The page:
Reviewer: Tall, Short, Tiny & a Pickle
When I was 16-years-old, a friend and I became obsessed with the novels of E.M Forster. We thought we were incredibly sophisticated and open-minded, and went so far as to write our own stories using similar language and ideas.
One of my favourites was A Room With A View; it was amusing in its portrayal of pretentious Victorian manners, and the dialogue was brilliant. In flicking back through the novel for the purposes of this review, I found myself again smiling at a few exchanges.
“Am I to conclude,” said Miss Bartlett, “that he is a Socialist?”
Mr Beebe accepted the convenient word, no without a slight twitching of the lips.
“And presumably he has brought up his son to be a Socialist, too?”
“I hardly know George, for he hasn’t learned to talk yet. He seems a nice creature, and I think he has brains. Of course, he has all his father’s mannerisms, and it is quite possible that he, too, may be a Socialist.”
A Room With A View is set in Italy and England. In Florence, Italy, young Lucy Honeychurch and her cousin Charlotte meet a Mr Emerson and his son George; they are staying at the same hotel and when the gentlemen offer to switch rooms with the young women, they are offended by their lack of “manners”. Charlotte forms an instant dislike of the Emersons and convinces Lucy to feel the same; Lucy falls for young George, but upon her return to England, accepts the proposal of someone else. The novel ends back in Florence, with Lucy having eloped with one of her suitors…you’ll have to read it to find out who!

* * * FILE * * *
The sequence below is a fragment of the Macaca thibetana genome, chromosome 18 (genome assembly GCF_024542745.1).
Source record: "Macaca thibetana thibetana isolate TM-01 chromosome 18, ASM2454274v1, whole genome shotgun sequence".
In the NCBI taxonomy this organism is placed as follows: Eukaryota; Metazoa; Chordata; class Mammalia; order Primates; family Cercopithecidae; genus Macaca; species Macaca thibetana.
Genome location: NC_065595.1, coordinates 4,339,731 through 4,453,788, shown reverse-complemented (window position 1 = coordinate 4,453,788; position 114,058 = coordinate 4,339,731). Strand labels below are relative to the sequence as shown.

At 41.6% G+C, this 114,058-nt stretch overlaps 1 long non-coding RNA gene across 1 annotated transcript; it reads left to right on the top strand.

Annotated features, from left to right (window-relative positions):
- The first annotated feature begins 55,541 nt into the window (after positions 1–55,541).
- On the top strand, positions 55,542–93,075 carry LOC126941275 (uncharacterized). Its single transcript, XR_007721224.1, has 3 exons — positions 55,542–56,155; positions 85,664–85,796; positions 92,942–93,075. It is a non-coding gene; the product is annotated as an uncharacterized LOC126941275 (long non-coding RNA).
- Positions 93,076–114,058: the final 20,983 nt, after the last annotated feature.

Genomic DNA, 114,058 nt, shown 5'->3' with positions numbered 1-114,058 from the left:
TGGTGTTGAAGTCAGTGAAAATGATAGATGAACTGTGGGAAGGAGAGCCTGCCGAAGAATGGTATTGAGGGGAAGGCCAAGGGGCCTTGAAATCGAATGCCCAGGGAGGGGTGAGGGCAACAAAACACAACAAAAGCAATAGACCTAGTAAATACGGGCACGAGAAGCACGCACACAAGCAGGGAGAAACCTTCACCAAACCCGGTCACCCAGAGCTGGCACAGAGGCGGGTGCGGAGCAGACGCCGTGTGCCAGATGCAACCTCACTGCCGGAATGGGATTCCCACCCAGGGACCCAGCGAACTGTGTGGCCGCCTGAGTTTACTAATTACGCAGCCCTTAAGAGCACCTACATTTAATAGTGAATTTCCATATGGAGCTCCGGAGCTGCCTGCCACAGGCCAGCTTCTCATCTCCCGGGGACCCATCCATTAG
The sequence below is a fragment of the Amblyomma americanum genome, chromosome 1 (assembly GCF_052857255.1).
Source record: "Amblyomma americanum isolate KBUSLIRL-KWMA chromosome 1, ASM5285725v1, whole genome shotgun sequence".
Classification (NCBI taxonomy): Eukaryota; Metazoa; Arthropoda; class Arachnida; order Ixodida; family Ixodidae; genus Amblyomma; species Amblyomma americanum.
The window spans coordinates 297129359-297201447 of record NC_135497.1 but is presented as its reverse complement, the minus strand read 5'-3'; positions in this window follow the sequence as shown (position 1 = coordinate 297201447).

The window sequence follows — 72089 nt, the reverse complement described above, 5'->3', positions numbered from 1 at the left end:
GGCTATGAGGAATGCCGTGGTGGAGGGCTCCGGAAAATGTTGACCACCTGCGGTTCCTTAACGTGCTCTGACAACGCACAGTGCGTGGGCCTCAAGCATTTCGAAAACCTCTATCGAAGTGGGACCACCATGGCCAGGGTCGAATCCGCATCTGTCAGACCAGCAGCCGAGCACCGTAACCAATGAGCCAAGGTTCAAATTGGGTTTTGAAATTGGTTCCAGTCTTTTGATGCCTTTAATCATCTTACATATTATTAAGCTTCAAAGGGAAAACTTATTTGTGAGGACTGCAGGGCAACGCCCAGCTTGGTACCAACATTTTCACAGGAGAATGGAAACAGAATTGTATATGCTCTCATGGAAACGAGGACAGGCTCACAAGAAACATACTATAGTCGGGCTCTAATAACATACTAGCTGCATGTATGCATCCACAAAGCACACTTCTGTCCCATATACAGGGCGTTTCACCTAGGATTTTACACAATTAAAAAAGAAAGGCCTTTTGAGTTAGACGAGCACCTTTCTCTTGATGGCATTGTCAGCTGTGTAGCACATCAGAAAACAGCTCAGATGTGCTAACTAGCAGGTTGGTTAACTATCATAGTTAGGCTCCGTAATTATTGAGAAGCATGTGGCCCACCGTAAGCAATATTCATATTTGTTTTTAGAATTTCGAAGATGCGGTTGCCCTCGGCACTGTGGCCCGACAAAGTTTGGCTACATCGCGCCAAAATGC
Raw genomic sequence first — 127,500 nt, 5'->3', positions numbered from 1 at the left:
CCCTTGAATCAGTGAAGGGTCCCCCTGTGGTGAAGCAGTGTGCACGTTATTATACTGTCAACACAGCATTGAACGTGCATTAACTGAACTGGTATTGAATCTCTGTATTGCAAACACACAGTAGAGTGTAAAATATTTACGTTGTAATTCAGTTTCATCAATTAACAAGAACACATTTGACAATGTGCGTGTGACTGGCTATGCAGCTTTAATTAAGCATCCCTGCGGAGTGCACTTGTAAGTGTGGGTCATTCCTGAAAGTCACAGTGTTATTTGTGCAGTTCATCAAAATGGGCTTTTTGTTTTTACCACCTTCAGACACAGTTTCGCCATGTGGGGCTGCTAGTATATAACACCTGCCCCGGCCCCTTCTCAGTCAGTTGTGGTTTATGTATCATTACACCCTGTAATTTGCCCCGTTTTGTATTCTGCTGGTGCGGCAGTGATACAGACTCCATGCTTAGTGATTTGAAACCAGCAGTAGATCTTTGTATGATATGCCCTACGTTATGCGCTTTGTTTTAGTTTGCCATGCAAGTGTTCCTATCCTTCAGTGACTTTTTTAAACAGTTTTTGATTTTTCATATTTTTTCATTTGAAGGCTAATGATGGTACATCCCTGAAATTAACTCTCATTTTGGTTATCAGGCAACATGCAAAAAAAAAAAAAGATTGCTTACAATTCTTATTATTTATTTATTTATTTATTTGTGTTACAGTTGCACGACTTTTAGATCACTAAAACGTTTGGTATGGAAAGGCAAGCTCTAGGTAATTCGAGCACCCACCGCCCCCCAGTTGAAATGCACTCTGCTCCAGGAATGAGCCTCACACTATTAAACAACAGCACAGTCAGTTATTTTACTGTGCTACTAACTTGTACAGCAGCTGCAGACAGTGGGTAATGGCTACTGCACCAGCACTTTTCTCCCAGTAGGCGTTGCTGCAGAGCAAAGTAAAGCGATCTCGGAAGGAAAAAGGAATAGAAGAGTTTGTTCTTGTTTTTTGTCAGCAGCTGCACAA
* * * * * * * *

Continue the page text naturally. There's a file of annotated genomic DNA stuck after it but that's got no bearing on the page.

Like many writers of the time, Forster had a tendency to comment on sexuality, religion and class. A Room With A View is a definite commentary on these, with a focus on the repression of women and feminine sexuality at the time. There is an obvious struggle in Lucy between the old-fashioned values she has been raised by, and the more liberal values she believes in. This is made more prominent for her after her stay in Italy, where the gap between the classes is much less than in England, and she realises how much ridiculous value is placed on class and society back home. Most importantly, A Room With A View is a novel about following your heart, despite what society thinks or tells you to do.
The notes at the back of my copy of the novel explain the symbolism of the title of the book, which is rather handy, because I know 16-year-old me wouldn’t have picked up on this: the “rooms” refer those characters and places that are considered conservative, like England, Lucy’s mother, and her pretentious fiancé, while the “views” refer to those that are considered liberal and open-minded, like Italy, the Emersons and Lucy herself.
I enjoyed A Room With A View immensely as a young adult, and the passages I re-read now brought that enjoyment flooding back. A recommended read if you like amusing Victorian-era novels that allude to society’s failings before their time.